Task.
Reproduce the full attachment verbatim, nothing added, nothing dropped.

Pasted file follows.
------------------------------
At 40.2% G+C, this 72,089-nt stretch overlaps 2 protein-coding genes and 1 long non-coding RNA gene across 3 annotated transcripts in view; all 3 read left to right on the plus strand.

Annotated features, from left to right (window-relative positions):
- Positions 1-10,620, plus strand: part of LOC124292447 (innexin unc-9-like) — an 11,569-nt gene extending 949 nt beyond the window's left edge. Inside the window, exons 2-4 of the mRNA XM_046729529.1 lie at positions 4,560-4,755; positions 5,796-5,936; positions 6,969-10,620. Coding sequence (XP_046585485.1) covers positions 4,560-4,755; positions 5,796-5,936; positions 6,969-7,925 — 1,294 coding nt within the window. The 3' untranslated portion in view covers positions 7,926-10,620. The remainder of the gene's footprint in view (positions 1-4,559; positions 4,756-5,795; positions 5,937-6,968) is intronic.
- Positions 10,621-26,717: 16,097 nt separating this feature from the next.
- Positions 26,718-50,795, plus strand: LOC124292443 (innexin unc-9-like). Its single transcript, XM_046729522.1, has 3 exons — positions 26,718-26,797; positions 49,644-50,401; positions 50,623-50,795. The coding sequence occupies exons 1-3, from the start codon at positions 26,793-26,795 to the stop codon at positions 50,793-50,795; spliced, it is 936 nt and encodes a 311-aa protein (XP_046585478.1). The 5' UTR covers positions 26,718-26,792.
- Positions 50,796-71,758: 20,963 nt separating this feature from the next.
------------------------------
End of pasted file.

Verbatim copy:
At 40.2% G+C, this 72,089-nt stretch overlaps 2 protein-coding genes and 1 long non-coding RNA gene across 3 annotated transcripts in view; all 3 read left to right on the plus strand.

Annotated features, from left to right (window-relative positions):
- Positions 1-10,620, plus strand: part of LOC124292447 (innexin unc-9-like) — an 11,569-nt gene extending 949 nt beyond the window's left edge. Inside the window, exons 2-4 of the mRNA XM_046729529.1 lie at positions 4,560-4,755; positions 5,796-5,936; positions 6,969-10,620. Coding sequence (XP_046585485.1) covers positions 4,560-4,755; positions 5,796-5,936; positions 6,969-7,925 — 1,294 coding nt within the window. The 3' untranslated portion in view covers positions 7,926-10,620. The remainder of the gene's footprint in view (positions 1-4,559; positions 4,756-5,795; positions 5,937-6,968) is intronic.
- Positions 10,621-26,717: 16,097 nt separating this feature from the next.
- Positions 26,718-50,795, plus strand: LOC124292443 (innexin unc-9-like). Its single transcript, XM_046729522.1, has 3 exons — positions 26,718-26,797; positions 49,644-50,401; positions 50,623-50,795. The coding sequence occupies exons 1-3, from the start codon at positions 26,793-26,795 to the stop codon at positions 50,793-50,795; spliced, it is 936 nt and encodes a 311-aa protein (XP_046585478.1). The 5' UTR covers positions 26,718-26,792.
- Positions 50,796-71,758: 20,963 nt separating this feature from the next.